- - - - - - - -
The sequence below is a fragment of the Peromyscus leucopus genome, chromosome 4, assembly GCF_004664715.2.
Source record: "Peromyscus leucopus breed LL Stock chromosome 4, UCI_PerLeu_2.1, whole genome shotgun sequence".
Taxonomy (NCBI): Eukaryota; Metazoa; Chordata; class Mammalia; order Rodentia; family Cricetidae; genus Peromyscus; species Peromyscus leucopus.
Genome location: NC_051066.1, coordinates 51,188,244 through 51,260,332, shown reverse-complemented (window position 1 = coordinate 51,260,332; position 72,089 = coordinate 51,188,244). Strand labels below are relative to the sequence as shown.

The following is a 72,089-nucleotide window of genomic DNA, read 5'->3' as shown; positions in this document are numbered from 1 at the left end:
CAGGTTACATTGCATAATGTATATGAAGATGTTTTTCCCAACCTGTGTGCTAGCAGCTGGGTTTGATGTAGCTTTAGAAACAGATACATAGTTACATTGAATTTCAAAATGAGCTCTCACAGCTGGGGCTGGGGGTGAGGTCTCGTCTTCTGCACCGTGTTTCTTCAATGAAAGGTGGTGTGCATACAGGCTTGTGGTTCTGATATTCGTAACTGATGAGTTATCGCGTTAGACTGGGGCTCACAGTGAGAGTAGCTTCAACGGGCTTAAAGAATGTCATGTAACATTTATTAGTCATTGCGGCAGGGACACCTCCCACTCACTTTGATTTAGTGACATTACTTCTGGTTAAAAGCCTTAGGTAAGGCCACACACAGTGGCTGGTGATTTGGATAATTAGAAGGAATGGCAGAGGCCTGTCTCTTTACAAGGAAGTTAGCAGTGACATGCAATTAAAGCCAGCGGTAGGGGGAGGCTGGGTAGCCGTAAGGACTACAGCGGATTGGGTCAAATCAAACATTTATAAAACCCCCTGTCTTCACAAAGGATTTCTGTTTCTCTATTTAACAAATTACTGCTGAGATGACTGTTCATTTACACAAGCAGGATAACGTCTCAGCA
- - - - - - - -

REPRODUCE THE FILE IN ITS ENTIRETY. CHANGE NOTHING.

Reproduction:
The sequence below is a fragment of the Peromyscus leucopus genome, chromosome 4, assembly GCF_004664715.2.
Source record: "Peromyscus leucopus breed LL Stock chromosome 4, UCI_PerLeu_2.1, whole genome shotgun sequence".
Taxonomy (NCBI): Eukaryota; Metazoa; Chordata; class Mammalia; order Rodentia; family Cricetidae; genus Peromyscus; species Peromyscus leucopus.
Genome location: NC_051066.1, coordinates 51,188,244 through 51,260,332, shown reverse-complemented (window position 1 = coordinate 51,260,332; position 72,089 = coordinate 51,188,244). Strand labels below are relative to the sequence as shown.

The following is a 72,089-nucleotide window of genomic DNA, read 5'->3' as shown; positions in this document are numbered from 1 at the left end:
CAGGTTACATTGCATAATGTATATGAAGATGTTTTTCCCAACCTGTGTGCTAGCAGCTGGGTTTGATGTAGCTTTAGAAACAGATACATAGTTACATTGAATTTCAAAATGAGCTCTCACAGCTGGGGCTGGGGGTGAGGTCTCGTCTTCTGCACCGTGTTTCTTCAATGAAAGGTGGTGTGCATACAGGCTTGTGGTTCTGATATTCGTAACTGATGAGTTATCGCGTTAGACTGGGGCTCACAGTGAGAGTAGCTTCAACGGGCTTAAAGAATGTCATGTAACATTTATTAGTCATTGCGGCAGGGACACCTCCCACTCACTTTGATTTAGTGACATTACTTCTGGTTAAAAGCCTTAGGTAAGGCCACACACAGTGGCTGGTGATTTGGATAATTAGAAGGAATGGCAGAGGCCTGTCTCTTTACAAGGAAGTTAGCAGTGACATGCAATTAAAGCCAGCGGTAGGGGGAGGCTGGGTAGCCGTAAGGACTACAGCGGATTGGGTCAAATCAAACATTTATAAAACCCCCTGTCTTCACAAAGGATTTCTGTTTCTCTATTTAACAAATTACTGCTGAGATGACTGTTCATTTACACAAGCAGGATAACGTCTCAGCA